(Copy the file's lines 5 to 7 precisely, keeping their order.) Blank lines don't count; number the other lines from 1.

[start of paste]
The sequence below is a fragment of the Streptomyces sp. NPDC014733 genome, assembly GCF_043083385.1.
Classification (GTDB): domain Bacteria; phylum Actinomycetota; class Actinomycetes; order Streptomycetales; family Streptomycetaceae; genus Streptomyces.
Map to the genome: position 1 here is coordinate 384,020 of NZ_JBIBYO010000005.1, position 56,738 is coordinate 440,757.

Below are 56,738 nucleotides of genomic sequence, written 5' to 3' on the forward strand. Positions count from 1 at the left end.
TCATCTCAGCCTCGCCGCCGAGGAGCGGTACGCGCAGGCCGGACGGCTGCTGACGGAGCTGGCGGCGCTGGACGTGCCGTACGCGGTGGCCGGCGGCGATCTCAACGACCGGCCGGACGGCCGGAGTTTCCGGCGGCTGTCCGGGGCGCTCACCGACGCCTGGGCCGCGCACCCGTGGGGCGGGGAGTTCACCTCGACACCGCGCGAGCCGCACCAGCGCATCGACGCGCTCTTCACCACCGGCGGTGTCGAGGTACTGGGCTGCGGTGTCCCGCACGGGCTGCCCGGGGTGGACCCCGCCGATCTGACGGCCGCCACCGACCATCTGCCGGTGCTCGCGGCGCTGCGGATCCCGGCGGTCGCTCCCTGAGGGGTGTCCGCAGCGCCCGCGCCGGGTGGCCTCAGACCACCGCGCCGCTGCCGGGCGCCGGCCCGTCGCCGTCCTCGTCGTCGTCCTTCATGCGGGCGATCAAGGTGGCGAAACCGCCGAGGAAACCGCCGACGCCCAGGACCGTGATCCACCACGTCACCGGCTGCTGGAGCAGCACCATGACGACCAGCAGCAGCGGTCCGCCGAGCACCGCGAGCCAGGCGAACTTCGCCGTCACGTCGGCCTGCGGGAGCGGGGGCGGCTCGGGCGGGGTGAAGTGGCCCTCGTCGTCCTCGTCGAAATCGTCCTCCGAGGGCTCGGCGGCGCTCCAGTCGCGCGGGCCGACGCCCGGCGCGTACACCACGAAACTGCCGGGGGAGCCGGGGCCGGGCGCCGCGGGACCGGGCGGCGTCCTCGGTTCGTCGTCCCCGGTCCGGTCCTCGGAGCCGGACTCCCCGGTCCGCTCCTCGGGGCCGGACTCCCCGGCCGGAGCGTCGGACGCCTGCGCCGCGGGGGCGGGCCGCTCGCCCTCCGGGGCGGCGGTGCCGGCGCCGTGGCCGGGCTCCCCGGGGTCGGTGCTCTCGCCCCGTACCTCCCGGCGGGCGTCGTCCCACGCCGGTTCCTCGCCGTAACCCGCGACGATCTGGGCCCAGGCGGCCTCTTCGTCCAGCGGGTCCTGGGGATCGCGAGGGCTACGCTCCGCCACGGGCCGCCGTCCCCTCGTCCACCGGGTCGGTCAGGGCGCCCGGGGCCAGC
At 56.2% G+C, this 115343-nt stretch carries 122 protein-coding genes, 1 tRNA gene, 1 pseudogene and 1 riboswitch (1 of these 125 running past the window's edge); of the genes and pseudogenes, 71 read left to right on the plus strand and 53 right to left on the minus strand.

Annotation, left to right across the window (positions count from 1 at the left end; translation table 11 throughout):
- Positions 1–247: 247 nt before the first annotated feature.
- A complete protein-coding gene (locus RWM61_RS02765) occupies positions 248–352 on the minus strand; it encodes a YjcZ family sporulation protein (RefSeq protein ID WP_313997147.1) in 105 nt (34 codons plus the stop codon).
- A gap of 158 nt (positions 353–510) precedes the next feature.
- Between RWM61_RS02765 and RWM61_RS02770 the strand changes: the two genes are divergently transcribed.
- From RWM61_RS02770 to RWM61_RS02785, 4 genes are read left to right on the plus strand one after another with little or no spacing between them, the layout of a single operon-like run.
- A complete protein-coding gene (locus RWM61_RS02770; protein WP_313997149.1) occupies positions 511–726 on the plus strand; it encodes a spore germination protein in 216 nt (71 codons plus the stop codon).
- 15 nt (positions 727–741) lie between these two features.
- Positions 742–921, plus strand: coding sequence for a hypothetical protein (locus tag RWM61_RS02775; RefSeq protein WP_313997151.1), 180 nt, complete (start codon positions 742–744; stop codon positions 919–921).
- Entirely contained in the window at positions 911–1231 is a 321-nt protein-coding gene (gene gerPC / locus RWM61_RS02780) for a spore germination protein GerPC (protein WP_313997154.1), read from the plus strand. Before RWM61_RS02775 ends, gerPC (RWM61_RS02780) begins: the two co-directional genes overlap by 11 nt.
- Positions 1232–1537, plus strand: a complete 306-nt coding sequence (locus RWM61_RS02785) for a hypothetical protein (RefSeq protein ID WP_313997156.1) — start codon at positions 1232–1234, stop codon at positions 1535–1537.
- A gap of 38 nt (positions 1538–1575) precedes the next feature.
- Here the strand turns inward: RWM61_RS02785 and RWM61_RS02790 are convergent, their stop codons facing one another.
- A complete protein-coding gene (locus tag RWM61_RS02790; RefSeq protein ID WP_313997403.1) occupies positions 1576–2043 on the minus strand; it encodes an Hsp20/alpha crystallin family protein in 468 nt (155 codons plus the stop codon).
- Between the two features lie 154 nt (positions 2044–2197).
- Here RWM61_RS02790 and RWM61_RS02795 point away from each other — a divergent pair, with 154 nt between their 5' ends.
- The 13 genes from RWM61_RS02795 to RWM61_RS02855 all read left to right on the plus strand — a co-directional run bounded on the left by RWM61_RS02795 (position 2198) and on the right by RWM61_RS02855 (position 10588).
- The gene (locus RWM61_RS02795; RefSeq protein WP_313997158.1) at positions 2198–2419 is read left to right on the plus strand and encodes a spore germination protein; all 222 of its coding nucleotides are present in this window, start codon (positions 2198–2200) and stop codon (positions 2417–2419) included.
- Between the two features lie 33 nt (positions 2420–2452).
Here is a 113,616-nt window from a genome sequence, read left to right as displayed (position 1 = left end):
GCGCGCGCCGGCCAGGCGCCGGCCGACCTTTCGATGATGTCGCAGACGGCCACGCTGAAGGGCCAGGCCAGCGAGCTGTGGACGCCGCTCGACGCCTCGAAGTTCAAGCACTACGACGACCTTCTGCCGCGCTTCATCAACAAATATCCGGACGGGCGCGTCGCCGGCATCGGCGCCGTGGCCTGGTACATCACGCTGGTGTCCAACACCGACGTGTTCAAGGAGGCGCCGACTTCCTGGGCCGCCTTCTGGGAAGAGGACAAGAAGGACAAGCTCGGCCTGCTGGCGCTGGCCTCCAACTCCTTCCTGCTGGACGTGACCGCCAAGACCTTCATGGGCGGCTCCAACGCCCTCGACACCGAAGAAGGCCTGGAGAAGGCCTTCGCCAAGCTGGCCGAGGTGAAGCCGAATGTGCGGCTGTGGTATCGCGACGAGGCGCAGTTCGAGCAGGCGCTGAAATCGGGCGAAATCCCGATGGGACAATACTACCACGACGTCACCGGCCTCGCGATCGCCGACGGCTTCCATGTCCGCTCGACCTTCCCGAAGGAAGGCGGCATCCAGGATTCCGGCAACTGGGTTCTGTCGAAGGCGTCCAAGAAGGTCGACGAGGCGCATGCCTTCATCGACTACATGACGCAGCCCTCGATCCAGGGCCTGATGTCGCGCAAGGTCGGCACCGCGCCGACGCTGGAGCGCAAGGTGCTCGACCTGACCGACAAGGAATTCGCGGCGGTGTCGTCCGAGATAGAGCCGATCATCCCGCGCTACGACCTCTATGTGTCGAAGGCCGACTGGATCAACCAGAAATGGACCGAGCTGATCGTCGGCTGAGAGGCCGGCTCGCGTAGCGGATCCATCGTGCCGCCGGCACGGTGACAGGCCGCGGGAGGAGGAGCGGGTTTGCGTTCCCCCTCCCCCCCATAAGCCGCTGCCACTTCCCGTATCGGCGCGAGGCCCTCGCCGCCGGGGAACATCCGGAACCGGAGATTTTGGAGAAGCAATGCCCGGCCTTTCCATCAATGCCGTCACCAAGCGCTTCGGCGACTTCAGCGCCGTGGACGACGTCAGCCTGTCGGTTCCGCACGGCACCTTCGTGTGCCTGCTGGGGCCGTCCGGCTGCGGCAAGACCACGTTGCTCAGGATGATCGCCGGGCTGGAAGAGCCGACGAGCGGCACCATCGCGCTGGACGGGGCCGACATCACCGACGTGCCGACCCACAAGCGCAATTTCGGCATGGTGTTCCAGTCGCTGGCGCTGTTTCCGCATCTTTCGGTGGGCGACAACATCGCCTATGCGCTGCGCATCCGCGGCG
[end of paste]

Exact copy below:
TCATCTCAGCCTCGCCGCCGAGGAGCGGTACGCGCAGGCCGGACGGCTGCTGACGGAGCTGGCGGCGCTGGACGTGCCGTACGCGGTGGCCGGCGGCGATCTCAACGACCGGCCGGACGGCCGGAGTTTCCGGCGGCTGTCCGGGGCGCTCACCGACGCCTGGGCCGCGCACCCGTGGGGCGGGGAGTTCACCTCGACACCGCGCGAGCCGCACCAGCGCATCGACGCGCTCTTCACCACCGGCGGTGTCGAGGTACTGGGCTGCGGTGTCCCGCACGGGCTGCCCGGGGTGGACCCCGCCGATCTGACGGCCGCCACCGACCATCTGCCGGTGCTCGCGGCGCTGCGGATCCCGGCGGTCGCTCCCTGAGGGGTGTCCGCAGCGCCCGCGCCGGGTGGCCTCAGACCACCGCGCCGCTGCCGGGCGCCGGCCCGTCGCCGTCCTCGTCGTCGTCCTTCATGCGGGCGATCAAGGTGGCGAAACCGCCGAGGAAACCGCCGACGCCCAGGACCGTGATCCACCACGTCACCGGCTGCTGGAGCAGCACCATGACGACCAGCAGCAGCGGTCCGCCGAGCACCGCGAGCCAGGCGAACTTCGCCGTCACGTCGGCCTGCGGGAGCGGGGGCGGCTCGGGCGGGGTGAAGTGGCCCTCGTCGTCCTCGTCGAAATCGTCCTCCGAGGGCTCGGCGGCGCTCCAGTCGCGCGGGCCGACGCCCGGCGCGTACACCACGAAACTGCCGGGGGAGCCGGGGCCGGGCGCCGCGGGACCGGGCGGCGTCCTCGGTTCGTCGTCCCCGGTCCGGTCCTCGGAGCCGGACTCCCCGGTCCGCTCCTCGGGGCCGGACTCCCCGGCCGGAGCGTCGGACGCCTGCGCCGCGGGGGCGGGCCGCTCGCCCTCCGGGGCGGCGGTGCCGGCGCCGTGGCCGGGCTCCCCGGGGTCGGTGCTCTCGCCCCGTACCTCCCGGCGGGCGTCGTCCCACGCCGGTTCCTCGCCGTAACCCGCGACGATCTGGGCCCAGGCGGCCTCTTCGTCCAGCGGGTCCTGGGGATCGCGAGGGCTACGCTCCGCCACGGGCCGCCGTCCCCTCGTCCACCGGGTCGGTCAGGGCGCCCGGGGCCAGC
At 56.2% G+C, this 115343-nt stretch carries 122 protein-coding genes, 1 tRNA gene, 1 pseudogene and 1 riboswitch (1 of these 125 running past the window's edge); of the genes and pseudogenes, 71 read left to right on the plus strand and 53 right to left on the minus strand.

Annotation, left to right across the window (positions count from 1 at the left end; translation table 11 throughout):